I don’t think making this list is a bad thing, I just think you need to come up with action items and lessons learned.

failure dashboard At Awesome Inc we have a board in the break room called the failure dashboard.  It’s includes a collection of all the major failures that we (and our tenant companies) experience.  The purpose of the failure dashboard is to encourage people to go big and be ok with failure.  We want people to be ok with failure, because it often leads to massive successes.

I love sports because they teach you life lessons. Lessons that can be translated into school, work, and running your own business.  Losing is no exception. Sports teach you lessons like – to be a winner you have to experience failure and adversity along the way.  You only hear about the success stories of an athlete, but the truth is they failed a lot along the way.  Winners get back up after getting knocked down.

Just read this quote from Michael Jordan,

“I’ve missed more than 9000 shots in my career. I’ve lost almost 300 games. 26 times, I’ve been trusted to take the game winning shot and missed. I’ve failed over and over and over again in my life. And that is why I succeed.”

After our loss today, I told the team two things:

1. I’m proud of them for working hard this season and doing everything they needed to do to prepare themselves to win a state cup.

2. Not hitting your goals feels sucky…but remember that feeling and use it as motivation to work even harder in the future.  Work so hard that you’ll never have to experience this feeling again.

I think that’s what truly separates winners from losers.  It’s not decided by one match, one day on the job, one school test, or any single event.  It’s decided by what happens after you fail.  Everyone ends up with something on the failure dashboard.  The sign of a genuine winner though is their ability to learn from that failure and use it as motivation to win next time.  A lot of the time you have to fail first in order to succeed.

This sucky feeling I have right now probably isn’t going to go away anytime soon.  But that’s ok.  I’ll be using it to prepare even better for next time.  And whoever that opponent is next time…I’ll save them a spot on the failure dashboard.

Remove yourself from the outcome

About a year ago I attended a service at Southland where my minister gave a talk about removing yourself from the outcome.  “Do everything you can, do your best, and then trust that God will control the outcome and it will be according to his plan.”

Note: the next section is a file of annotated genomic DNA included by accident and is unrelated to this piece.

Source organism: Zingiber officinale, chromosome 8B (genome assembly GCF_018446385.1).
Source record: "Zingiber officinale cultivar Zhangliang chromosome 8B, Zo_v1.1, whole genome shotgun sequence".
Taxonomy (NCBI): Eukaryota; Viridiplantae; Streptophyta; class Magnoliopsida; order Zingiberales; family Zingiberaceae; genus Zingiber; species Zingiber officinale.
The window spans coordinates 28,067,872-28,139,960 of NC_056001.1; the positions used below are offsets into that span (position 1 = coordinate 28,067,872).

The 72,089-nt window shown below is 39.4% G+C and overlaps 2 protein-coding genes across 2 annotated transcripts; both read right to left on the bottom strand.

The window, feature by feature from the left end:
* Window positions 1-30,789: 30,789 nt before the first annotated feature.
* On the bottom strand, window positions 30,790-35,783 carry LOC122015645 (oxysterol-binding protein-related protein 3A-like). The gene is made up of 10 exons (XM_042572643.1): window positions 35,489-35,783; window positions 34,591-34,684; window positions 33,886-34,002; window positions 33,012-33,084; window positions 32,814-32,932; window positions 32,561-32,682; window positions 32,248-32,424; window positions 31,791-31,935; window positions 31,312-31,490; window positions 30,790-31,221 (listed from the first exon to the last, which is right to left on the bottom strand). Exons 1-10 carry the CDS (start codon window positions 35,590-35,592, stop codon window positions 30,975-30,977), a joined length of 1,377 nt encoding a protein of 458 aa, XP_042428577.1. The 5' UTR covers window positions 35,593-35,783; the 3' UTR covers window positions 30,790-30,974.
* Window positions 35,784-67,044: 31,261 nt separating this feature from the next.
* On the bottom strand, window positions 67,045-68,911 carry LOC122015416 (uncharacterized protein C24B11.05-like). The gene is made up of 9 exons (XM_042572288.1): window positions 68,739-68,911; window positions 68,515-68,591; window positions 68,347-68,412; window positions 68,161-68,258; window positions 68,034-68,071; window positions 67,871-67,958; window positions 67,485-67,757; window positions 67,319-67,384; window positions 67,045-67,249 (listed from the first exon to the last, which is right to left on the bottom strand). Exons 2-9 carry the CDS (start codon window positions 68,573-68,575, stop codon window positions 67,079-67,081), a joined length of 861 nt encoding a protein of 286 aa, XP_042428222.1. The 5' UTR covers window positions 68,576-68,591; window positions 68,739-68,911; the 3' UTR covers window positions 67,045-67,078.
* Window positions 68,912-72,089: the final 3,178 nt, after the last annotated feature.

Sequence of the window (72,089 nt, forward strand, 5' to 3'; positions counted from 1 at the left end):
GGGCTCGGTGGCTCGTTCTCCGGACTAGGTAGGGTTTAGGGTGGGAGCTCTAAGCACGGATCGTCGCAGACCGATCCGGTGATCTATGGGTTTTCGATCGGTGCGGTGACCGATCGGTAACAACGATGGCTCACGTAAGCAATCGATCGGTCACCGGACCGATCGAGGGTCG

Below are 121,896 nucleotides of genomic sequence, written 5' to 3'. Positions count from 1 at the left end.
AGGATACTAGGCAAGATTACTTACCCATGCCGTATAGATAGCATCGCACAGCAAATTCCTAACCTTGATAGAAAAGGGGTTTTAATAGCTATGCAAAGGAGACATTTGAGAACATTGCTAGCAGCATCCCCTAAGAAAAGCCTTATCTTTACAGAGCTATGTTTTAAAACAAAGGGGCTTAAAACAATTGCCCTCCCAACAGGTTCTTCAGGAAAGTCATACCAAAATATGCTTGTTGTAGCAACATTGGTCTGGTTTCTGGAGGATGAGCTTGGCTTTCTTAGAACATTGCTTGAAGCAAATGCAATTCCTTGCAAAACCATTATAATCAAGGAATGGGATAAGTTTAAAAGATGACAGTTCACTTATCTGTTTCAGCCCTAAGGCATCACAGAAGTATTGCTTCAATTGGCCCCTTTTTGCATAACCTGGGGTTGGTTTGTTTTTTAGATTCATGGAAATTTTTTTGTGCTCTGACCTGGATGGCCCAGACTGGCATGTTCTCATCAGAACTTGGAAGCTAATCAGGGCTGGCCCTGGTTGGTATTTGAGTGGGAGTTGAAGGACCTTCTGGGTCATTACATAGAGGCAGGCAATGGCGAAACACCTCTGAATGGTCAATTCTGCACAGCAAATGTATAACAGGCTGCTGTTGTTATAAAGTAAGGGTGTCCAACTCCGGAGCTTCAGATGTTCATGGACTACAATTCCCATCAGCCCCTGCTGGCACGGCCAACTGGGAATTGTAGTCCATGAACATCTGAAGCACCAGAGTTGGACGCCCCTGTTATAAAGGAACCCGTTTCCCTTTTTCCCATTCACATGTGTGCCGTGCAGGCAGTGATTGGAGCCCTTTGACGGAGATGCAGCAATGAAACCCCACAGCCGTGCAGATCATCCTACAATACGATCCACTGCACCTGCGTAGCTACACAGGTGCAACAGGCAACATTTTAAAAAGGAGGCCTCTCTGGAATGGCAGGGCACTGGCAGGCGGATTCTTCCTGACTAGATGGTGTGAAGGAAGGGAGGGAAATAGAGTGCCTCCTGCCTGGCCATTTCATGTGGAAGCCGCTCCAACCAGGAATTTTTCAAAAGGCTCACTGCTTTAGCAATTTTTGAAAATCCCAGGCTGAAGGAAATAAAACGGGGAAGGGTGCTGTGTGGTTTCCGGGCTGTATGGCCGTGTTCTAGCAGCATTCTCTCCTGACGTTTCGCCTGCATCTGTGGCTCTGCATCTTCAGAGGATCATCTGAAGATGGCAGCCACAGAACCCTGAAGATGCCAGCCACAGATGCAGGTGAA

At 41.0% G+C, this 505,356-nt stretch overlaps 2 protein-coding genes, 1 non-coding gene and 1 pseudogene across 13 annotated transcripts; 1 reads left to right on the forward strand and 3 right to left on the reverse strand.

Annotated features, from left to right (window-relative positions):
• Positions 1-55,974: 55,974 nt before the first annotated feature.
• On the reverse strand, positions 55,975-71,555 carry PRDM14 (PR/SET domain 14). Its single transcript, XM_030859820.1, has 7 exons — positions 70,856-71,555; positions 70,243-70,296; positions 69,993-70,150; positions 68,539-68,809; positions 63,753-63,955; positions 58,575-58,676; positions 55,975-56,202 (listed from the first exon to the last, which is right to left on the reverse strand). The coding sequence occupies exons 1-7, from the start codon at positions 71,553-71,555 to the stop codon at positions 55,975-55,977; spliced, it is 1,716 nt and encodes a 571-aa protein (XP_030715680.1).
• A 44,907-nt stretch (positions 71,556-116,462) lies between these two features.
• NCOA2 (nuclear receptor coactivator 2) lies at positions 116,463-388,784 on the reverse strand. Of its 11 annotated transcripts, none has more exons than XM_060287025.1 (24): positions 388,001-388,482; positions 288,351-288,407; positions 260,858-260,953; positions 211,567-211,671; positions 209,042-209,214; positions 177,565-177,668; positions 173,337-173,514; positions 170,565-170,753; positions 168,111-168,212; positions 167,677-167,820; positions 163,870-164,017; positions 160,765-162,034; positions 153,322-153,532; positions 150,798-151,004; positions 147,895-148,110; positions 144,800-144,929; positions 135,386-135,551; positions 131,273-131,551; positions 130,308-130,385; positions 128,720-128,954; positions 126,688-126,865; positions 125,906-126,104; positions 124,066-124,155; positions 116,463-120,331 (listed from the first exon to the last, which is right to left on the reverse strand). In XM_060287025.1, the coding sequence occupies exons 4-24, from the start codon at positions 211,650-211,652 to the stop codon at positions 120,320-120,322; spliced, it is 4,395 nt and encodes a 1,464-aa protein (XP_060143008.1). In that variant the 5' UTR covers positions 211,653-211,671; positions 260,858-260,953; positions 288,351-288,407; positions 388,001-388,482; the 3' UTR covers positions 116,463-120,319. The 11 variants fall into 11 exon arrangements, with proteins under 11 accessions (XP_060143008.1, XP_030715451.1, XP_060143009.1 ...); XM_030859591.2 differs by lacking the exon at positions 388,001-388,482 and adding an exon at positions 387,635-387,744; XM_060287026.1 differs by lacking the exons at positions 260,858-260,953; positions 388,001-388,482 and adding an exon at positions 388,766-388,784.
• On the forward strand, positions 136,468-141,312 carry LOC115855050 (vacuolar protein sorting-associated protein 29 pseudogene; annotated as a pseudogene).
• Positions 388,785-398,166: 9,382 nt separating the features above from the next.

There is a verse in Matthew that has stuck with me since I was a kid.  Matthew 6:33: “Seek first the Kingdom and his righteousness and all these things will be given to you.”

I find this is incredibly challenging.  As someone who is extremely competitive and very result oriented, I am rarely at peace when I don’t achieve the outcome I have in mind.  I beat myself up when I lose a co-ed indoor soccer game.  When my company loses a sale to a competitor, I can’t help but to analyze what went wrong.  When the soccer team I coach loses a game, it can ruin my week.

So how can someone as competitive as myself be content with removing myself with the outcome.  Well, the verse doesn’t say, “Don’t worry about trying hard.  Actually, don’t try at all.  The outcome is already decided and all you need will be given to you.”

You still need to do everything within your power to prepare, perform your best when given the opportunity, and take advantage of every chance you get.  The purpose of removing yourself from the outcome is to place your trust in something bigger than you and know that you really don’t have that much control in the grand scheme of things.

I haven’t perfected this.  I may never have it all the way figured out.  However, on the rare occasion when I am able to remove myself from the outcome and simply trust that my best will be enough, I feel much more at peace with whatever outcome arrives.

My top 6 goals for 2012

In no particular order, below are my top six goals for 2012…I tried to make all of these goals SMART goals (thanks to my mentor: Lou Allegra).





Time Bound

 1.     Start or accelerate 20 companies – More on this goal in a future blog post.  The basics – Awesome Inc will help start or accelerate 20 companies in 2012.

Deadline: Dec 31st

Awesome Inc

 2.      APAX Software continues to be profitable – APAX is the engine that drives a lot of my other activities. I’ve been very proud of this company and my team’s ability to run it efficiently and profitably over the past two years. Succeeding at this goal is critical to my ability to continue many of the other entrepreneurial activities I’m involved in.

Deadline: Dec 31st

APAX Software

3.       Win State Cup – The team I coach, Lexington FC Premier 99 Boys, has a team goal of winning state cup this year.  In my mind we are the frontrunner, but have some obstacles to overcome – including: discipline issues, the loss of one of our top players to a recent family relocation, and a very difficult schedule leading up to state cup that could be demoralizing if not managed properly.

Deadline: June 3rd

LFC 99 Boys

4.       One trip per month – My girlfriend loves to travel.  I don’t hate it, but traveled a ton in 2011 and don’t believe that waiting in airports, missing layovers, and not having access to my home refrigerator is all that it’s cracked up to be.  This goal could be interpreted as an upper limit as much as a lower.  That said, I am looking forward to taking some exciting trips this year including my first trip to Winter Park Ski Resort in CO.

Deadline: Dec 31st

Brian’s 2011 travel

2011 travel map

5.       Read Proverbs – My minister challenged me with this tonight.  He said that he sets a New Year’s Resolution every year to become wiser.  And since Proverbs was written by King Solomon, arguably the wisest man to ever live, my minister rereads Proverbs several times over each year.  I’d also like to be wiser, so I’ll take him up on the challenge.

Deadline: April 1st

6.      BuildingLayer Funded – My latest startup is using indoor maps to improve customer experience and operational efficiency.  We made great progress in 2011, and in order to keep the needle moving we need to raise a 500K round of financing.  We have almost half of this round committed, so fingers crossed we’ll knock this out by the midway point this year.